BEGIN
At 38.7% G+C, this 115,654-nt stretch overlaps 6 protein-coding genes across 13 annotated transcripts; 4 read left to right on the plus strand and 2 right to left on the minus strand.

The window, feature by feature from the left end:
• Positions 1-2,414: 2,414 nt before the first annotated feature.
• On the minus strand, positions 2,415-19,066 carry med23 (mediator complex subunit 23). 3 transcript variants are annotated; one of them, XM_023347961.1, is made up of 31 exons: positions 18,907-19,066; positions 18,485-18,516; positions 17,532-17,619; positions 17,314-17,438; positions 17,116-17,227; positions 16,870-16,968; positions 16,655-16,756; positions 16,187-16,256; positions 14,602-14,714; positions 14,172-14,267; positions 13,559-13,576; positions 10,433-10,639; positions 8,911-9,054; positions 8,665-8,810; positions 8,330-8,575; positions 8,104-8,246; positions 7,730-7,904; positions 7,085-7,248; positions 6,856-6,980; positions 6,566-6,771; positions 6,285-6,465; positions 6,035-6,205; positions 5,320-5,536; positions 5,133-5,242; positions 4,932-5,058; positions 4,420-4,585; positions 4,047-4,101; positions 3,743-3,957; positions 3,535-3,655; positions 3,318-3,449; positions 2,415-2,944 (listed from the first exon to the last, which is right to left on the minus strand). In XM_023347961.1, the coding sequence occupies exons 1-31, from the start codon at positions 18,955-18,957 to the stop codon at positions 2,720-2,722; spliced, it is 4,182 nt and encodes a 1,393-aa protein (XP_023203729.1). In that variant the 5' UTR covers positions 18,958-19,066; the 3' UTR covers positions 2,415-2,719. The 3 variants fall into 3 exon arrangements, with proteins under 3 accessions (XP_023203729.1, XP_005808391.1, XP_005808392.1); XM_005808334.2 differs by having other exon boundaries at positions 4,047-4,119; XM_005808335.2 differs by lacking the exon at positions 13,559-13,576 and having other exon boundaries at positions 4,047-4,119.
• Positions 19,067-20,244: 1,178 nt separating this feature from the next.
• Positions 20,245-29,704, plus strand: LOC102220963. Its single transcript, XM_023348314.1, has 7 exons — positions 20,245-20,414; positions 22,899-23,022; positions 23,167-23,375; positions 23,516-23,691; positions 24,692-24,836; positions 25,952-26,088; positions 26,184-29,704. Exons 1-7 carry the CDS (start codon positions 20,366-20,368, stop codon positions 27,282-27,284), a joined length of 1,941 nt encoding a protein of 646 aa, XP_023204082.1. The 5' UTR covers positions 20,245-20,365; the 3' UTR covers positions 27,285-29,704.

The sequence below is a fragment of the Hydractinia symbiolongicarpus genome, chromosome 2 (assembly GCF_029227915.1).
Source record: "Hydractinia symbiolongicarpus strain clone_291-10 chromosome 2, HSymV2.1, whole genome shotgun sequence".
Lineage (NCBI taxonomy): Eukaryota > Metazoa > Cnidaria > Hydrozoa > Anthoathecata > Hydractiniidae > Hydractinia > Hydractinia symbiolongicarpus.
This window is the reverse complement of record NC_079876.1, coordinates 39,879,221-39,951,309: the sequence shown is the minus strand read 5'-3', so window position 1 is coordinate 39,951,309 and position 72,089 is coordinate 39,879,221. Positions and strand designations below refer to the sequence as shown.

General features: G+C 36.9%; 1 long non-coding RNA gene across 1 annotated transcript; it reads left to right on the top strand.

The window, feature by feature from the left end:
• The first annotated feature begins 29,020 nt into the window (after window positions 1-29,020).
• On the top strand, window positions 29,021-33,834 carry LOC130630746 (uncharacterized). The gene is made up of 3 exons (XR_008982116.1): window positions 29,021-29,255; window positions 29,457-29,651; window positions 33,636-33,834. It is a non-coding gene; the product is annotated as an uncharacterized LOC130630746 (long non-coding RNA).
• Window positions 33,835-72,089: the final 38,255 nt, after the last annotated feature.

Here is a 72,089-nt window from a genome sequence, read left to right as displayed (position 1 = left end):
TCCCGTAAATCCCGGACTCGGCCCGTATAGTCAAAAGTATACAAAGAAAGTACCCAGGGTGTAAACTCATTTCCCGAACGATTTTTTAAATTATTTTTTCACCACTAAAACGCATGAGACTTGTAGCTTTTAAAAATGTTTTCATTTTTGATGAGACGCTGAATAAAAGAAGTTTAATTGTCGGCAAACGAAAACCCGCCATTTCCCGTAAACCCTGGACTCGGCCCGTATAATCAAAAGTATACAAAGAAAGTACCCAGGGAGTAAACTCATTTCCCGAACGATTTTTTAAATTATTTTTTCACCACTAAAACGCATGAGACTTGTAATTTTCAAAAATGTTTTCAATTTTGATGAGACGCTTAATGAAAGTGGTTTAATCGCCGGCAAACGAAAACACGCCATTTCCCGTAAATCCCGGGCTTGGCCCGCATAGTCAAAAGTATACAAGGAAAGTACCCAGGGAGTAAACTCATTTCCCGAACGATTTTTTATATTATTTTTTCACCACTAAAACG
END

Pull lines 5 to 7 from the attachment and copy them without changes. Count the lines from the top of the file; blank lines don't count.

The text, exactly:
• Positions 19,067-20,244: 1,178 nt separating this feature from the next.
• Positions 20,245-29,704, plus strand: LOC102220963. Its single transcript, XM_023348314.1, has 7 exons — positions 20,245-20,414; positions 22,899-23,022; positions 23,167-23,375; positions 23,516-23,691; positions 24,692-24,836; positions 25,952-26,088; positions 26,184-29,704. Exons 1-7 carry the CDS (start codon positions 20,366-20,368, stop codon positions 27,282-27,284), a joined length of 1,941 nt encoding a protein of 646 aa, XP_023204082.1. The 5' UTR covers positions 20,245-20,365; the 3' UTR covers positions 27,285-29,704.

The sequence below is a fragment of the Hydractinia symbiolongicarpus genome, chromosome 2 (assembly GCF_029227915.1).